Wednesday, June 10, 2009

Finally, Brioche!!!

The last few weeks of my life have been completely interrupting my life as an amateur baker. First we were gone for almost a week to Kansas City, which was fun, but since it was 90% about the kids we didn’t really get to eat as well as I would have liked. The one saving grace (as far as food because it really was a lot of fun) I had on the vacation was that I drove to Lawrence, KS the last morning we were there for some great bread from Wheatfields Bakery. Apparently Maggie Glezer once called their Kalamata Olive bread the best in the country. I have to say it was amazingly delicious.
Then when we returned from our vacation we began the process of finishing our basement. It has consumed my life for the past two weeks and as much as I can’t wait to get it finished, as I said it’s really disrupting my baking.
I actually took a day and made the brioche a while back, but I’ve been so busy I haven’t had the chance to update the blog.
To be honest, I really don’t normally care for brioche. The amount of butter is usually just too much for me. I prefer a good lean bread, but since I committed to this challenge so I will make everything. And even though my wife and I don’t care for raisins (I figure I’ll just donate the cinnamon raisin bread to my neighbors). Anyways, because of this I decided to make the middle class version of the brioche and scale it back so that I only had one small loaf.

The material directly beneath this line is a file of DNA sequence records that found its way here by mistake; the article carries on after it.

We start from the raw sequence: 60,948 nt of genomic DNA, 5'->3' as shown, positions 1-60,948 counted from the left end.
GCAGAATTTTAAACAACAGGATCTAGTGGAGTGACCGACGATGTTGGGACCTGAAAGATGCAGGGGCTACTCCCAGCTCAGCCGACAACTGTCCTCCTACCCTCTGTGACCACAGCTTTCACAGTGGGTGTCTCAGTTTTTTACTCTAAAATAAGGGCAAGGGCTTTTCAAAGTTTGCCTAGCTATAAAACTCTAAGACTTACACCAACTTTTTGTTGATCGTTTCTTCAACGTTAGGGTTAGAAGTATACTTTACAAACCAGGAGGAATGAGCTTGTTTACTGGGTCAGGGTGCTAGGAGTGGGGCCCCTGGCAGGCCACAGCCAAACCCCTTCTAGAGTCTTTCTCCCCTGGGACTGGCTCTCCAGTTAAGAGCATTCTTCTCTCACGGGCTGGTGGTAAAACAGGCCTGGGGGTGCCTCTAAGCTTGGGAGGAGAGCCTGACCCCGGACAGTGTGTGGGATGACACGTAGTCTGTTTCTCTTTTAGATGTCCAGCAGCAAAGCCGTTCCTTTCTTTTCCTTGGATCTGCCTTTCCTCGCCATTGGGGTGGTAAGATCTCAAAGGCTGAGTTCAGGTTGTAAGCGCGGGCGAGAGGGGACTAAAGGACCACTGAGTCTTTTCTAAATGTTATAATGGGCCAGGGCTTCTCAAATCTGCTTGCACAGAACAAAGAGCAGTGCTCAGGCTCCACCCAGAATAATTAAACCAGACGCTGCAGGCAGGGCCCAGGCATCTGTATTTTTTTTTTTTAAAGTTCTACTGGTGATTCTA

For most of the recipes I’ve made so far in this book I use the baker’s percentages because I typically want either more or less of what the recipe calls for and I prefer using the much more logical metric system of measurement. Using the percentages and the metric system I decided I wanted a finished loaf that weighed 450 g because it’s approximately the same as a pound (actually I would have to say that it had 450 g of mass, not weighed 450 g, but I’m not a science or math teacher on this blog so whatever). My final measurements were

Bread Flour 27 g
Instant Yeast 3 g
Milk 48 g

Bread Flour 164 g
Eggs 98 g
Salt 4 g
Sugar 12 g
Butter 95 g

Total 450 g

So first I got my mise on...

Then I followed the instructions as per the book and mixed the sponge and let it hydrate.
I got the kids fed and started putting on the show.
I'm using the KA this time because it's such a small quantity of dough.
I got a nice smooth dough and since it was such a small amount I used a small Pyrex dish to rest and ferment it in.
I opted not to buy brioche pans since I'm not real crazy about the bread in the first place, and I like the look of the six small rolls.
The one mistake I made was that I forgot to put on the egg wash here, but it still looked pretty good.
And finally although it looked pretty, it wasn't quite as dark or as shiny as it should have been for a brioche,
but the crumb was amazing and my wife and girls loved it!
I'm still not really crazy about brioche, but since the rest of the family loved it I'll probably be making this recipe again.
And maybe it was the vacation, but this was the least angry I've gotten while baking in a while. The dough was incredibly cooperative and like I said it was a hit for the ladies in the house. Maybe it just sensed what would have been in store if there was no cooperation.

Next up is Casatiello, and I've got a big surprise in store for this one!

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